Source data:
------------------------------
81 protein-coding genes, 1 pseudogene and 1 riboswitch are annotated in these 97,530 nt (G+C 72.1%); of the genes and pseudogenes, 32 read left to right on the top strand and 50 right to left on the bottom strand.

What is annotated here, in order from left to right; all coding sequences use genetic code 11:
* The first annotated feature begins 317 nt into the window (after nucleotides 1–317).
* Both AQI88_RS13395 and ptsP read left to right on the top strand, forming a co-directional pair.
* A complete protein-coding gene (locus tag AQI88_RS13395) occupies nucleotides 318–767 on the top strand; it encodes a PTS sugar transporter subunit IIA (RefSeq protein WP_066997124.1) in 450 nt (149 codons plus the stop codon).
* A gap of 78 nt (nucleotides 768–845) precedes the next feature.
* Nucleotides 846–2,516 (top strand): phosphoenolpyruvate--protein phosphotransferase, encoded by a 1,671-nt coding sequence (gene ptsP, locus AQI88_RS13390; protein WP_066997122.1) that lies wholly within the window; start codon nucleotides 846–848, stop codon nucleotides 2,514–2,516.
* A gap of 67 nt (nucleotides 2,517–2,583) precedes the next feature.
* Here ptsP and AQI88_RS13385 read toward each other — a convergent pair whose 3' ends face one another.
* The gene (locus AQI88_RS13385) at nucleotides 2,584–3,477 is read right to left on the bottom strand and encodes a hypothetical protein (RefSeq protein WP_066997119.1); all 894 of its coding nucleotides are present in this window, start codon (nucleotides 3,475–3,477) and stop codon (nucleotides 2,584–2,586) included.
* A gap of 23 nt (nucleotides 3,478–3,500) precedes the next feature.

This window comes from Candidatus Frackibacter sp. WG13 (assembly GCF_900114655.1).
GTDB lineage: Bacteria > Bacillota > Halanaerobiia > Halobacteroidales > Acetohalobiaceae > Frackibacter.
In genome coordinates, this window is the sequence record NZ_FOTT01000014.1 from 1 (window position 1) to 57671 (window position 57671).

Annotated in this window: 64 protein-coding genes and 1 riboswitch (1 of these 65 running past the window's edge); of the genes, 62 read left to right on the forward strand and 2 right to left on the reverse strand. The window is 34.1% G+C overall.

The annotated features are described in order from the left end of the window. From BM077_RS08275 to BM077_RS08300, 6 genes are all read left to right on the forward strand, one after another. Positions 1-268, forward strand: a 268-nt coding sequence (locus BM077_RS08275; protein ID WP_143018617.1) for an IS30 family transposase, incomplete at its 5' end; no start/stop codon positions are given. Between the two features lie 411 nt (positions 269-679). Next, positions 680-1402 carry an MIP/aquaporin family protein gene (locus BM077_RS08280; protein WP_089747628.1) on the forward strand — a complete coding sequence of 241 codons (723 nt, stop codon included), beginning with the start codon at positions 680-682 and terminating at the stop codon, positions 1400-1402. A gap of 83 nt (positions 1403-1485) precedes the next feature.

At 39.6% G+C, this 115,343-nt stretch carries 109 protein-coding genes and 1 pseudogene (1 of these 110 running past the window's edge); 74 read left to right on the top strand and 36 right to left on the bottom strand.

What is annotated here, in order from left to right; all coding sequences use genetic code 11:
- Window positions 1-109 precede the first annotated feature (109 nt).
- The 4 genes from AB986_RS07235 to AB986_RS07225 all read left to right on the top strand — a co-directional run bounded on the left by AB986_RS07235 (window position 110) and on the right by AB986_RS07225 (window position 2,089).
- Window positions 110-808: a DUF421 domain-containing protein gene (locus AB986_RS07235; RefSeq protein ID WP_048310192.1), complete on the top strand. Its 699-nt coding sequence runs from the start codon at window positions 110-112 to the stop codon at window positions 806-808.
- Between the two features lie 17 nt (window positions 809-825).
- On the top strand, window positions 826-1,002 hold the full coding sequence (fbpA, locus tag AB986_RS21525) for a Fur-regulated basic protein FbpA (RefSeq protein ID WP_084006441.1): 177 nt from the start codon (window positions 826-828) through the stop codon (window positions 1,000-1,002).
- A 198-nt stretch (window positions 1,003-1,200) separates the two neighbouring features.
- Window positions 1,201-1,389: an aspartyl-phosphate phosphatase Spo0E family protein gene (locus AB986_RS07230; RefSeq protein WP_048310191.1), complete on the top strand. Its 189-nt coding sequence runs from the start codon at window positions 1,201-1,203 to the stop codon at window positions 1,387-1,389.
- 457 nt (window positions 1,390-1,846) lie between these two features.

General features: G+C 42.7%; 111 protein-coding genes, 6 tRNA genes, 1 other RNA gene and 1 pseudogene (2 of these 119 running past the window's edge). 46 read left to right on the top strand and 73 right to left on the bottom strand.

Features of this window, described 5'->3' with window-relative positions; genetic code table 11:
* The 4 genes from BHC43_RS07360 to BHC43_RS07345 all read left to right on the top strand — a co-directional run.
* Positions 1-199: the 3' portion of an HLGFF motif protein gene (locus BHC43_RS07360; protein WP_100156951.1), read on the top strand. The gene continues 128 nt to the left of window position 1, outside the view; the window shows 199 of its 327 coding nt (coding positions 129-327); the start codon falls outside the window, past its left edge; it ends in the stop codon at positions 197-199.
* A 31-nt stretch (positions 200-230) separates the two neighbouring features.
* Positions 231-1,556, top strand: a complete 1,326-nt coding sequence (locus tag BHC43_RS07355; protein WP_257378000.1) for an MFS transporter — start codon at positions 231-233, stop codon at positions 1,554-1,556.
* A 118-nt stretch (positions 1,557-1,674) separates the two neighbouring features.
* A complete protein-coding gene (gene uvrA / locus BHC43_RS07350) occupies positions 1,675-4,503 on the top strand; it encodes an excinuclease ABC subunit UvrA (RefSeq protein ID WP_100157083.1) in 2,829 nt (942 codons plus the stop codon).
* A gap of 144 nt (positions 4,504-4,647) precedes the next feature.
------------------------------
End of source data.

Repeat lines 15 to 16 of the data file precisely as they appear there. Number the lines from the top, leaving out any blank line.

Annotated in this window: 64 protein-coding genes and 1 riboswitch (1 of these 65 running past the window's edge); of the genes, 62 read left to right on the forward strand and 2 right to left on the reverse strand. The window is 34.1% G+C overall.

The annotated features are described in order from the left end of the window. From BM077_RS08275 to BM077_RS08300, 6 genes are all read left to right on the forward strand, one after another. Positions 1-268, forward strand: a 268-nt coding sequence (locus BM077_RS08275; protein ID WP_143018617.1) for an IS30 family transposase, incomplete at its 5' end; no start/stop codon positions are given. Between the two features lie 411 nt (positions 269-679). Next, positions 680-1402 carry an MIP/aquaporin family protein gene (locus BM077_RS08280; protein WP_089747628.1) on the forward strand — a complete coding sequence of 241 codons (723 nt, stop codon included), beginning with the start codon at positions 680-682 and terminating at the stop codon, positions 1400-1402. A gap of 83 nt (positions 1403-1485) precedes the next feature.